Pest type: Stinging insects
Beneficial role: Feeds on caterpillars
A single paper comb without a wrapping but usually built in a protected location, such as under the overhang of a structure.
Appearance: Some have yellow/black colors, others are tones of brown and orange.
These wasps have legs that dangle when they fly.
Behavior: Paper wasps often warn intruders who get too close to the nest by flying into them without stinging. When disturbed they can deliver a painful sting.
How do I know it's a paper wasp?
As part of the Polistes genus of wasps, paper wasps can vary in appearance but are generally black or brown with yellow or brown striping. They are not fuzzy like bees, and can be recognized by their obvious ‘waist’, a narrow or extended petiole between thorax and abdomen and their long legs. This makes them appear more delicate than bees and yellow jackets.
- Some have yellow/black colors, others are tones of brown and orange.
- These wasps have legs that dangle when they fly.
European Paper Wasp
European Paper Wasp, Polistes dominula, ¾-7/8 inch (19-22mm). The most common (yet non-native) paper wasp in the Northeast, often seen coming and going from their umbrella shaped nests under the eaves of your home. With similar coloring to yellow jackets, they can be confused with their more aggressive counterparts unless you take a closer look. European paper wasps have long legs, long tapered abdomens and orange-tipped antennae.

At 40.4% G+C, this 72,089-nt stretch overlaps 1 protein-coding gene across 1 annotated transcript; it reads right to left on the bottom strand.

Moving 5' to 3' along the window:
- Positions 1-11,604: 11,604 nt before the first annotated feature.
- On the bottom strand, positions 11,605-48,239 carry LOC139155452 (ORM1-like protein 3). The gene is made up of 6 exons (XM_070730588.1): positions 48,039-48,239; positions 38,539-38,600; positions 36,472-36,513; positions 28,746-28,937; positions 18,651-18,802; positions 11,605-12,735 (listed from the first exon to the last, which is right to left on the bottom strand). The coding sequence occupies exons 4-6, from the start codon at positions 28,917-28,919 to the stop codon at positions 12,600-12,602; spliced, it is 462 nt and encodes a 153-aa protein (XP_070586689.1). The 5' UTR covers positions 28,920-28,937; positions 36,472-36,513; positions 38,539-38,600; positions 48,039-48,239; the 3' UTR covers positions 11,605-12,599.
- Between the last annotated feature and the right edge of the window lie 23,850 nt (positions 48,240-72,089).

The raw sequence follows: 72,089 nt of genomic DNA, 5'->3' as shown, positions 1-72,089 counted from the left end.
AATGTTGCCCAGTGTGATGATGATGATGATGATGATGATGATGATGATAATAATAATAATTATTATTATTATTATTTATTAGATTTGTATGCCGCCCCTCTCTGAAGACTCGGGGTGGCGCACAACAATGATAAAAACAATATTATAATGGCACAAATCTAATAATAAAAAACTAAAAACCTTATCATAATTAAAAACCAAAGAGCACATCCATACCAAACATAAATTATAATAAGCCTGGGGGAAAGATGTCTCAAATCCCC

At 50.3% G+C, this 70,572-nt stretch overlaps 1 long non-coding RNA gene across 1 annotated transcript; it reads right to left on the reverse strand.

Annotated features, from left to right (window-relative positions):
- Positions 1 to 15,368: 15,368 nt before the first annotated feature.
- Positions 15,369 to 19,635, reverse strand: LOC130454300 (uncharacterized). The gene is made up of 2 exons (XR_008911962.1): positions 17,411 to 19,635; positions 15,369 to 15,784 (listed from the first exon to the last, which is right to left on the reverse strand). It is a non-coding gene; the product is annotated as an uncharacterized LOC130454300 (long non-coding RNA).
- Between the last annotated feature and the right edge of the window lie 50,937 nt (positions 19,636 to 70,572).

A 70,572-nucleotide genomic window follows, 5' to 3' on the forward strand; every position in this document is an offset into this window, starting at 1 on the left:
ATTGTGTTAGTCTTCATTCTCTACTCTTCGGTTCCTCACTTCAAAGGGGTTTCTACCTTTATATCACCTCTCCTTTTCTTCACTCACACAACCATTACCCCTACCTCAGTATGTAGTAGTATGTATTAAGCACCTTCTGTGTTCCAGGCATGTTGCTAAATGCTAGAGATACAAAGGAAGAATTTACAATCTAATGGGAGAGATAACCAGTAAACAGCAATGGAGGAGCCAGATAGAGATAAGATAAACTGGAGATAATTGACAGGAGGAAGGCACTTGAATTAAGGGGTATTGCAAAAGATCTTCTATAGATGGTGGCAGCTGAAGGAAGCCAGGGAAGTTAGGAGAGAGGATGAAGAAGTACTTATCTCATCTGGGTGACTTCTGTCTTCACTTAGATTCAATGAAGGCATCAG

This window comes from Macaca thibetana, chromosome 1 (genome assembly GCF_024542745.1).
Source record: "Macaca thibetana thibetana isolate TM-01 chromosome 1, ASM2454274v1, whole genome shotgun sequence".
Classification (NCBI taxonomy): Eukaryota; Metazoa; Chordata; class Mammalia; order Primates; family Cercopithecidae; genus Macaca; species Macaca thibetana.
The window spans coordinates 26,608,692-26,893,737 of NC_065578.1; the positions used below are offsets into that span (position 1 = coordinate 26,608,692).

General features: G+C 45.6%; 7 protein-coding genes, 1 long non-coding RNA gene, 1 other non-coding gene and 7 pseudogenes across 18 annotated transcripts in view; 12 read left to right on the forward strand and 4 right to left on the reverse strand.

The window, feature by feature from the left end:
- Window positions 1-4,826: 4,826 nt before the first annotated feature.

Northern Paper Wasp
Northern Paper Wasp, Polistes fuscatus, ¾ inch, (19-22mm). Northern paper wasps are not as common because the European paper wasp has taken over most of their habitat. They have the same body shape, but are dark brown with lighter brown or coppery brown or yellow markings. Their colony habits are the same.
Paper Wasp Behavior
Wasps build open gray, papery nests out of saliva mixed with chewed wood or paper litter. The fiber (cellulose) paste is used to construct walls and cells for raising a brood. Nests vary in size and location, but are started by overwintering mated queens in early spring. Once the queen has raised a few workers, they take on the task of building and feeding while the queen focuses on egg-laying. Paper wasp queens are known to invade and take over nests of other queens. Only female wasps have stingers because a stinger is a modified ovipositor (egg-layer). Male wasps are among the last raised in a nest, and only function to mate with the new queens.
Paper wasp nests
Unlike yellowjackets, paper wasps build open “umbrella” nests without an envelope or covering and that consist of a single layer (comb) of egg cells. Nests are often found on the underside of eaves or overhangs that protect the nest from rain. Because nests are also built inside voids such as metal pipes used in fencing, or the underside of unused equipment, they are often overlooked until an active nest is disturbed.
Polistes wasps forage for nectar and soft-bodied insects, therefore reducing the number of caterpillars.
Paper wasps often warn intruders who get too close to the nest by flying into them without stinging. When disturbed they can deliver a painful sting. It is important to understand that wasps have a role in the environment and most stinging incidents occur during accidental or ill-advised interaction. Many ‘bee sting’ incidents are caused by wasps. Wasps and many bees can sting repeatedly, while honey bees leave the stinger in the flesh. Reactions to venom vary, so be prepared. Integrated pest management for wasps helps reduce the chance of interaction, protecting both this important insect, and you and those around you.